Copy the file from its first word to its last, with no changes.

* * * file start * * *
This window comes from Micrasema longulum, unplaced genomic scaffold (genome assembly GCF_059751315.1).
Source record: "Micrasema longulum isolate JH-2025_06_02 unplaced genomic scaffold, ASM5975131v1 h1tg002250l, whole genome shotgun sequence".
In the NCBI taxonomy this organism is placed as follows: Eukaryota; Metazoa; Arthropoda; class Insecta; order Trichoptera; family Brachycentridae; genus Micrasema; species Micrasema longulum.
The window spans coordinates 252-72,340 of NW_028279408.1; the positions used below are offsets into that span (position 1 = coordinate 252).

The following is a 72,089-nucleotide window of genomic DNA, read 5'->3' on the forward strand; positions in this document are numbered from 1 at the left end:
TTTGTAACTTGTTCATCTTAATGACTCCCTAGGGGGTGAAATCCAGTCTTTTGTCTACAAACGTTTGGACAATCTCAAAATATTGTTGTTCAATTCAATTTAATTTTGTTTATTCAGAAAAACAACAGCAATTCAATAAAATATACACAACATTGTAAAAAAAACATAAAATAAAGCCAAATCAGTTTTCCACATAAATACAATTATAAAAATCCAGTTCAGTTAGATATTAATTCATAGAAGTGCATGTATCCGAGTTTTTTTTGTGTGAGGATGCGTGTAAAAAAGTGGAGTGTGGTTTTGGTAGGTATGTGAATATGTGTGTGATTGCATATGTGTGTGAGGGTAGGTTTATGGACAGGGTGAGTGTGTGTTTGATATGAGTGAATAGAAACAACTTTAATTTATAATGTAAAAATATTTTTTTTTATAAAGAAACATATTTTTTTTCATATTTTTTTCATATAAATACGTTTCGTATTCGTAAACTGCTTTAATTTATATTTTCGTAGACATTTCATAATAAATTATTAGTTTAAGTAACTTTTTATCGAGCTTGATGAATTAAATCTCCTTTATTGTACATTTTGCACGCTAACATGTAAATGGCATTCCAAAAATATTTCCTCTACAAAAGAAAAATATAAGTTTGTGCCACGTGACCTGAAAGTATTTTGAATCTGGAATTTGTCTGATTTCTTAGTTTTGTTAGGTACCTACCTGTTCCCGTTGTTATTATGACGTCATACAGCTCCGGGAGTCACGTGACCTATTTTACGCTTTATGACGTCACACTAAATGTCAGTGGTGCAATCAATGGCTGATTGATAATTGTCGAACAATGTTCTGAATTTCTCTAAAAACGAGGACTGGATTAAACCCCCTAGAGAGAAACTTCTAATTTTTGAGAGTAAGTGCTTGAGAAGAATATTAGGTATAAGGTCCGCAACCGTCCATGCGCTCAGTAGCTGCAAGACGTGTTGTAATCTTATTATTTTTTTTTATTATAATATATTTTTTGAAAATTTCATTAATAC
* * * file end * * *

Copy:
This window comes from Micrasema longulum, unplaced genomic scaffold (genome assembly GCF_059751315.1).
Source record: "Micrasema longulum isolate JH-2025_06_02 unplaced genomic scaffold, ASM5975131v1 h1tg002250l, whole genome shotgun sequence".
In the NCBI taxonomy this organism is placed as follows: Eukaryota; Metazoa; Arthropoda; class Insecta; order Trichoptera; family Brachycentridae; genus Micrasema; species Micrasema longulum.
The window spans coordinates 252-72,340 of NW_028279408.1; the positions used below are offsets into that span (position 1 = coordinate 252).

The following is a 72,089-nucleotide window of genomic DNA, read 5'->3' on the forward strand; positions in this document are numbered from 1 at the left end:
TTTGTAACTTGTTCATCTTAATGACTCCCTAGGGGGTGAAATCCAGTCTTTTGTCTACAAACGTTTGGACAATCTCAAAATATTGTTGTTCAATTCAATTTAATTTTGTTTATTCAGAAAAACAACAGCAATTCAATAAAATATACACAACATTGTAAAAAAAACATAAAATAAAGCCAAATCAGTTTTCCACATAAATACAATTATAAAAATCCAGTTCAGTTAGATATTAATTCATAGAAGTGCATGTATCCGAGTTTTTTTTGTGTGAGGATGCGTGTAAAAAAGTGGAGTGTGGTTTTGGTAGGTATGTGAATATGTGTGTGATTGCATATGTGTGTGAGGGTAGGTTTATGGACAGGGTGAGTGTGTGTTTGATATGAGTGAATAGAAACAACTTTAATTTATAATGTAAAAATATTTTTTTTTATAAAGAAACATATTTTTTTTCATATTTTTTTCATATAAATACGTTTCGTATTCGTAAACTGCTTTAATTTATATTTTCGTAGACATTTCATAATAAATTATTAGTTTAAGTAACTTTTTATCGAGCTTGATGAATTAAATCTCCTTTATTGTACATTTTGCACGCTAACATGTAAATGGCATTCCAAAAATATTTCCTCTACAAAAGAAAAATATAAGTTTGTGCCACGTGACCTGAAAGTATTTTGAATCTGGAATTTGTCTGATTTCTTAGTTTTGTTAGGTACCTACCTGTTCCCGTTGTTATTATGACGTCATACAGCTCCGGGAGTCACGTGACCTATTTTACGCTTTATGACGTCACACTAAATGTCAGTGGTGCAATCAATGGCTGATTGATAATTGTCGAACAATGTTCTGAATTTCTCTAAAAACGAGGACTGGATTAAACCCCCTAGAGAGAAACTTCTAATTTTTGAGAGTAAGTGCTTGAGAAGAATATTAGGTATAAGGTCCGCAACCGTCCATGCGCTCAGTAGCTGCAAGACGTGTTGTAATCTTATTATTTTTTTTTATTATAATATATTTTTTGAAAATTTCATTAATAC